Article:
The natives work diligently to keep the island as unspoiled and unhurried as it was a century ago. Few people use cars, most preferring to get around by bicycle or moped. the accommodations are mostly small inns, guest houses and cottages, and there isn't a chain hotel or fast-food outlet anywhere. The National Hotel, a mammoth turn-of-the-century structure, was recently restored to its original charm. (No matter where you want to stay, it is wise to make reservations ahead of time; the lodgings are almost always booked up in the summer months.)

Shaped like a pork chop, the island attracts yachtsmen from near and far, and bathers flock to its abundant beaches. Hundreds of freshwater ponds dot its rolling landscape, which is outlined by 400 miles of stone walls. Nature lovers will delight in the five wildlife preserves, especially The Maze -- 11 miles of paths cut through pine forests that end in a spectacular view at the cliffs on the northeast corner of the island. Mohegan Bluffs, on the southern tip, offers a soaring view of four states: Rhode Island, Connecticut, New York and Massachusetts.

Although most visitors arrive by ferry, many also come by private boats or air. One of the favorite pastimes that natives love to show tourists is quahoging -- digging for hard-shell clams, which are known by their Indian name throughout the state. Block Island is well worth a few days' stay before you head back to the mainland and Narragansett Pier in Narragansett.

The only vestiges of the society gathering-place that Narragansett Pier (a crescent-shaped beach) was in the 1880s are The Towers, the remains of the famous Stanford White billiards casino. Aristocrats are less likely to be found here nowadays than surfers with their brightly hued boards. It is said that the pier is one of the best surfing spots on the East Coast. The Eastern Surfers Board Contest, sponsored by the town recreation department, takes place this year on July 5. Surfing lessons are given free every Wednesday at 10 a.m. from June 19 to Labor Day.

As elsewhere in the state, beaches here officially open June 14 -- that's when lifeguards go on duty -- but hardy souls in their wetsuits can be seen riding the waves for months before that date.

Recently, the pier has been the site of large-scale development, with a massive condominium and inn-restaurant complex opened for business. The complex has been built on the scale of the grand old hotels that once dotted Ocean Avenue. Only a few of these remain open, and one, the Atlantic House, has been converted to a modern motel.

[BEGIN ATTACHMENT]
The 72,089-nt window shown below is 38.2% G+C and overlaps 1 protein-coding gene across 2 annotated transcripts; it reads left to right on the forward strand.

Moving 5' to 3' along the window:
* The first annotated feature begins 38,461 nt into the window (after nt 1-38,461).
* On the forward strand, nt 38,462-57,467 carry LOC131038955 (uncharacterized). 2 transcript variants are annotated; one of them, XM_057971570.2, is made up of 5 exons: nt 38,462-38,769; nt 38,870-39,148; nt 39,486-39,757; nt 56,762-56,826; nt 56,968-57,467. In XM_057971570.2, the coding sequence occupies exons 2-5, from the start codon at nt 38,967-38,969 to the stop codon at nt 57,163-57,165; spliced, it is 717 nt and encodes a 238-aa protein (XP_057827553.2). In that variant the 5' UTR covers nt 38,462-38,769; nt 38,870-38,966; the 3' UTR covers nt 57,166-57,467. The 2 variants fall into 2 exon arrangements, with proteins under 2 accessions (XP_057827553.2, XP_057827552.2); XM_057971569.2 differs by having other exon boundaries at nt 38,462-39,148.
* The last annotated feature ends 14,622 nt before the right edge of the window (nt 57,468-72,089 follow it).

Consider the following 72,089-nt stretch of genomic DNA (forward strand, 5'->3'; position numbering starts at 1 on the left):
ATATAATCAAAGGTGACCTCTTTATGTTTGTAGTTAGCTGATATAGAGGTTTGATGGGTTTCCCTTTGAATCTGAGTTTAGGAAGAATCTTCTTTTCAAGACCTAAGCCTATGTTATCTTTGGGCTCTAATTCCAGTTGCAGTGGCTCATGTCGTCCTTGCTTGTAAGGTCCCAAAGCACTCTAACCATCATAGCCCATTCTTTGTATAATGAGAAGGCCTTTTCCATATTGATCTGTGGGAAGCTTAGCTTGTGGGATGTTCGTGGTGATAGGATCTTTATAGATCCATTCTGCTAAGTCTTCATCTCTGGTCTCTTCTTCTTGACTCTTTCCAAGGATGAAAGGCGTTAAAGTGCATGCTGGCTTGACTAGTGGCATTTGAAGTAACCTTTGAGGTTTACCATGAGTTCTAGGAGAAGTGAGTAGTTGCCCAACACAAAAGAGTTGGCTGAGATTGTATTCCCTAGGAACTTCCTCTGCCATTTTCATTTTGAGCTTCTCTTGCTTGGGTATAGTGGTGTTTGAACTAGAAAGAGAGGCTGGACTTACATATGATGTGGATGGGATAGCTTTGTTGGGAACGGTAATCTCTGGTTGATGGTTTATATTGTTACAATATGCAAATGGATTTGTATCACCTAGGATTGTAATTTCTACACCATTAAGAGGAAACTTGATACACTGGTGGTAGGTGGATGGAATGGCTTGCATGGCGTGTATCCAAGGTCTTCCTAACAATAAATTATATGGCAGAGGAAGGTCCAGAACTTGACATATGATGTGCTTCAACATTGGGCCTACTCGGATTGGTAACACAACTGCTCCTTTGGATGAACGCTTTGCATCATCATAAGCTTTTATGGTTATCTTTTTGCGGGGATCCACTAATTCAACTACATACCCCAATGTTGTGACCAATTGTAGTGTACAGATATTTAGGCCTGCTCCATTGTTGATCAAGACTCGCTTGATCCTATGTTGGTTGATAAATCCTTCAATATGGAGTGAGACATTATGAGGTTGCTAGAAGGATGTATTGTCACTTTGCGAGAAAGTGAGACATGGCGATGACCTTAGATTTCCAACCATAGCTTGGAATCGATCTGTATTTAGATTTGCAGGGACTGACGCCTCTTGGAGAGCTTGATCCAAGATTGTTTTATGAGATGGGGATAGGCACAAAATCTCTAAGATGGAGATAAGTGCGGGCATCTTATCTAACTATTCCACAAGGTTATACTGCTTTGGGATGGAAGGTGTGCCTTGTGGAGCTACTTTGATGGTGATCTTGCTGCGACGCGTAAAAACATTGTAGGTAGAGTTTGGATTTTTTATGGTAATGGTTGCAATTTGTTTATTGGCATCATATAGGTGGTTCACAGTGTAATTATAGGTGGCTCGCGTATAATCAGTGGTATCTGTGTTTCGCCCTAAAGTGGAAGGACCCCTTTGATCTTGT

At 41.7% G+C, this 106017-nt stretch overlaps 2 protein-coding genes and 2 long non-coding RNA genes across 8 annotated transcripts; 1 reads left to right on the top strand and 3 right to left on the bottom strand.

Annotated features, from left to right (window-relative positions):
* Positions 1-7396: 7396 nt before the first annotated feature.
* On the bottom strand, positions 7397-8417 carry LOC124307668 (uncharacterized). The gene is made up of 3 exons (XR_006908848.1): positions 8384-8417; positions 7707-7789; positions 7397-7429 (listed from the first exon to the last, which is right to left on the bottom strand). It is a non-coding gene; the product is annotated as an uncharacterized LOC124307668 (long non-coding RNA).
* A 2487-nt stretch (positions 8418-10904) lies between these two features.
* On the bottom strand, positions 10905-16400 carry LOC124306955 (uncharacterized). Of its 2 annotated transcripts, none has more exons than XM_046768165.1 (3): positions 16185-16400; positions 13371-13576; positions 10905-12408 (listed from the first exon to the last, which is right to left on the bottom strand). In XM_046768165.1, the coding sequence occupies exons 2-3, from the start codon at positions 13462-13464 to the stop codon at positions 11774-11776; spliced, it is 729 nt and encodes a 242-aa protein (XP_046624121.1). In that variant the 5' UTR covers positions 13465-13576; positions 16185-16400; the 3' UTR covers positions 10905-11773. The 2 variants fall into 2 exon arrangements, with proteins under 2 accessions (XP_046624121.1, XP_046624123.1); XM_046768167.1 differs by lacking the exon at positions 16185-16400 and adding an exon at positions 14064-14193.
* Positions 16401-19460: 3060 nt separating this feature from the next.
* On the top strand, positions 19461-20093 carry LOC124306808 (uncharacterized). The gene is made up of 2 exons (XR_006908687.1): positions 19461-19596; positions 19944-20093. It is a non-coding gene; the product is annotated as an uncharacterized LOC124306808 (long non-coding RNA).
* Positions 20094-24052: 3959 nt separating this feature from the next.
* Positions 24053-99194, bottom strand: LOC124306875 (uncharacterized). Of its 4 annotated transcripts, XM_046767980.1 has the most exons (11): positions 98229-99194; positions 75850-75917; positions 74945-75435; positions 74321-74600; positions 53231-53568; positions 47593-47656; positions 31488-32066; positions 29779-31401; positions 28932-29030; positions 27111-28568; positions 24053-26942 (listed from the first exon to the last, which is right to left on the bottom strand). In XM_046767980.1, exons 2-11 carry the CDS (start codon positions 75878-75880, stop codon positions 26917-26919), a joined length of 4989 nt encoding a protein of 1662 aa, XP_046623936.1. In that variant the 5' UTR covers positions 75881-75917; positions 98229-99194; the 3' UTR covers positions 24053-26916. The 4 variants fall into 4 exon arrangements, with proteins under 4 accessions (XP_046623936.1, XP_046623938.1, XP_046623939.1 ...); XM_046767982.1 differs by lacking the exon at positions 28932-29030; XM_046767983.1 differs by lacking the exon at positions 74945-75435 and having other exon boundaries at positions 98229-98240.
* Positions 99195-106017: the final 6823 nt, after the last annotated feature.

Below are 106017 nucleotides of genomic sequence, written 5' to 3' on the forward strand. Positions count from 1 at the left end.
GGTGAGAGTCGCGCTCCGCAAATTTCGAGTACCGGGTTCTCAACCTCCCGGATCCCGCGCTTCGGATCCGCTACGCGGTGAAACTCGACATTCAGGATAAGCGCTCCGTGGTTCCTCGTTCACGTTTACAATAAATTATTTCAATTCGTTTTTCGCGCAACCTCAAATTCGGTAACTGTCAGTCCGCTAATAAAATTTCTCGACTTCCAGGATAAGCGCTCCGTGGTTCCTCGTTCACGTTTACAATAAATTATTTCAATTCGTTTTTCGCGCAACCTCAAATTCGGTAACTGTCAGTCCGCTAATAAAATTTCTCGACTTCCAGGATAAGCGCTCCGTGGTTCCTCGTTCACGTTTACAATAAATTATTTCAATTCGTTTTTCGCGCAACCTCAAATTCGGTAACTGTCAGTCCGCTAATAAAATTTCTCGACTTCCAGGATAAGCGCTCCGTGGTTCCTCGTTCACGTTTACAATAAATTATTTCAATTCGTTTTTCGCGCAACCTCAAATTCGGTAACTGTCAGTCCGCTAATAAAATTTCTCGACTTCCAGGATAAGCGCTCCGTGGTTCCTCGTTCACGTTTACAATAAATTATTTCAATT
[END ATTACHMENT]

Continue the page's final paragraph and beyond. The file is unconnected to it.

From Narragansett Pier, drive up Rte. 1A to Rte. 138 and head east across two bridges to Newport. This famous resort needs no introduction. Although it has been commercialized in the past decade, its most attractive features are better than ever.

Everyone wants to tour the palatial summer residences along Bellevue Avenue, which harken back to the "Gilded Age" of the turn of the century: Marble House (completed in 1892 for William K. Vanderbilt); the Breakers (built for another Vanderbilt, Cornelius, in 1893-95); Rosecliff (modeled by Stanford White after Marie Antoinette's Trianon at Versailles), and Belcourt Castle (a replica of the king's palace at Versailles). The mansions are open to the public from May through October; some are open weekends only during the winter. (More information is available from the Preservation Society of Newport County, 118 Mill St., Newport, R.I. 02840, 401-847-1000.)

Another view of the mansions is from the historic Cliff Walk, which begins at Memorial Boulevard. The walk is hazardous in spots, however, so wear sturdy shoes and watch your step.

Recently, another estate has been opened to public viewing -- Hammersmith Farm, where Jacqueline and John F. Kennedy's wedding reception was held. The 50-acre farm, the only working farm in Newport today, served as a summer White House during the Kennedy administration. Its spacious gardens were designed by Frederick Law Olmsted, designer of New York's Central Park.

Another splendid cottage that is on the tourist list but is not open to the public is Clarendon Court, the home where socialites Claus and Sunny von Bu low lived in happier days.

Other "must-sees" in Newport are Touro Synagogue, the oldest in America; the International Tennis Hall of Fame; the Naval War College Museum and Bowen's Wharf, a restored waterfront cobblestone street lined with 18th- and 19th-century wharf buildings.

Newport's beaches are not as finely grained as those on the western side of the bay, but they are as plentiful. The city also has two state parks -- Fort Adams, where the famous Newport Jazz Festival will be held Aug. 23-24, and Brenton Point, the starting port for the Newport-to-Bermuda race June 13. The major public beach is Newport Beach on Memorial Boulevard, which features a carousel.

Sailing is Newport's premier sport and the America's Cup Race was held here until 1983, when the Australians captured the cup and moved the next race Down Under. The Tall Ships are scheduled to make a stop in Newport harbor June 27-July 1 on their way to the Statue of Liberty centennial celebration in New York.

If you prefer more solitude than Newport offers, drive even farther east to the sleepy hamlet of Little Compton, where peace and quiet are available to beachgoers. Take Rte. 138 north from Newport through Portsmouth, where the Green Animals Topiary Gardens have 80 shrubs sculpted like animals, including a giraffe, an elephant and a lion, and a children's Victorian toy museum. Rte. 138 crosses the Newport Bridge and then Rte. 77 goes south to Little Compton, in the far southeastern section of the state bordering Massachusetts. Except for a few small, exclusive beach developments, the area beyond Little Compton, along the coast, is primarily rural.

On your way back, you will cross into Jamestown, where the lighthouse at Beavertail Point offers a spectacular panorama of Rhode Island's Atlantic coastline -- a sight well worth savoring.